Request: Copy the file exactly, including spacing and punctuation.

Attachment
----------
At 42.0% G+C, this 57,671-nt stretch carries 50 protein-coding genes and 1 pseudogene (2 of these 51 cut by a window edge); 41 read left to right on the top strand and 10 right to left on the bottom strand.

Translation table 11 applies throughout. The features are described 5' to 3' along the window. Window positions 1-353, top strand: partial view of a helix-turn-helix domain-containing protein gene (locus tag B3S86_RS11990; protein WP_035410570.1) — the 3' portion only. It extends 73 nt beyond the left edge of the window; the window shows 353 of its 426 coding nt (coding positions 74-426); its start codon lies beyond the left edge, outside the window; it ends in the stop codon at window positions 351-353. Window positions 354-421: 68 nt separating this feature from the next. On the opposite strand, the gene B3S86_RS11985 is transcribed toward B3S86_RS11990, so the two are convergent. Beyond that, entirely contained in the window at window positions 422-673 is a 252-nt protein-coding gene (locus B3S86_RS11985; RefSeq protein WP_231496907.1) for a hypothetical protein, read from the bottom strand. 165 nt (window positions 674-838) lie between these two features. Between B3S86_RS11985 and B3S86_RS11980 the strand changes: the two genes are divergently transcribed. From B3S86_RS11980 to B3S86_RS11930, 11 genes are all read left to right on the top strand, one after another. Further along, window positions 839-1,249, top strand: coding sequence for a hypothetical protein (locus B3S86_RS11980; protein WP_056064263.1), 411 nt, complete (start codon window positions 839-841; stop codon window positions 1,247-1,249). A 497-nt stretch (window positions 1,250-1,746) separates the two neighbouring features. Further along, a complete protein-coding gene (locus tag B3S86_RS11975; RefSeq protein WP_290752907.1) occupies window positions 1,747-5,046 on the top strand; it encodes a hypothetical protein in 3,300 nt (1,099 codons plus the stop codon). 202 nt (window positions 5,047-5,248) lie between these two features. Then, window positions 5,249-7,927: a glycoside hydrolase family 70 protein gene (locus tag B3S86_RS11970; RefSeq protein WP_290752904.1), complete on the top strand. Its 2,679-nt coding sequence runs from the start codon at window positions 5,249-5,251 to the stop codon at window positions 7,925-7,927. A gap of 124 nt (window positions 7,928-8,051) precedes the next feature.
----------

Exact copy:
At 42.0% G+C, this 57,671-nt stretch carries 50 protein-coding genes and 1 pseudogene (2 of these 51 cut by a window edge); 41 read left to right on the top strand and 10 right to left on the bottom strand.

Translation table 11 applies throughout. The features are described 5' to 3' along the window. Window positions 1-353, top strand: partial view of a helix-turn-helix domain-containing protein gene (locus tag B3S86_RS11990; protein WP_035410570.1) — the 3' portion only. It extends 73 nt beyond the left edge of the window; the window shows 353 of its 426 coding nt (coding positions 74-426); its start codon lies beyond the left edge, outside the window; it ends in the stop codon at window positions 351-353. Window positions 354-421: 68 nt separating this feature from the next. On the opposite strand, the gene B3S86_RS11985 is transcribed toward B3S86_RS11990, so the two are convergent. Beyond that, entirely contained in the window at window positions 422-673 is a 252-nt protein-coding gene (locus B3S86_RS11985; RefSeq protein WP_231496907.1) for a hypothetical protein, read from the bottom strand. 165 nt (window positions 674-838) lie between these two features. Between B3S86_RS11985 and B3S86_RS11980 the strand changes: the two genes are divergently transcribed. From B3S86_RS11980 to B3S86_RS11930, 11 genes are all read left to right on the top strand, one after another. Further along, window positions 839-1,249, top strand: coding sequence for a hypothetical protein (locus B3S86_RS11980; protein WP_056064263.1), 411 nt, complete (start codon window positions 839-841; stop codon window positions 1,247-1,249). A 497-nt stretch (window positions 1,250-1,746) separates the two neighbouring features. Further along, a complete protein-coding gene (locus tag B3S86_RS11975; RefSeq protein WP_290752907.1) occupies window positions 1,747-5,046 on the top strand; it encodes a hypothetical protein in 3,300 nt (1,099 codons plus the stop codon). 202 nt (window positions 5,047-5,248) lie between these two features. Then, window positions 5,249-7,927: a glycoside hydrolase family 70 protein gene (locus tag B3S86_RS11970; RefSeq protein WP_290752904.1), complete on the top strand. Its 2,679-nt coding sequence runs from the start codon at window positions 5,249-5,251 to the stop codon at window positions 7,925-7,927. A gap of 124 nt (window positions 7,928-8,051) precedes the next feature.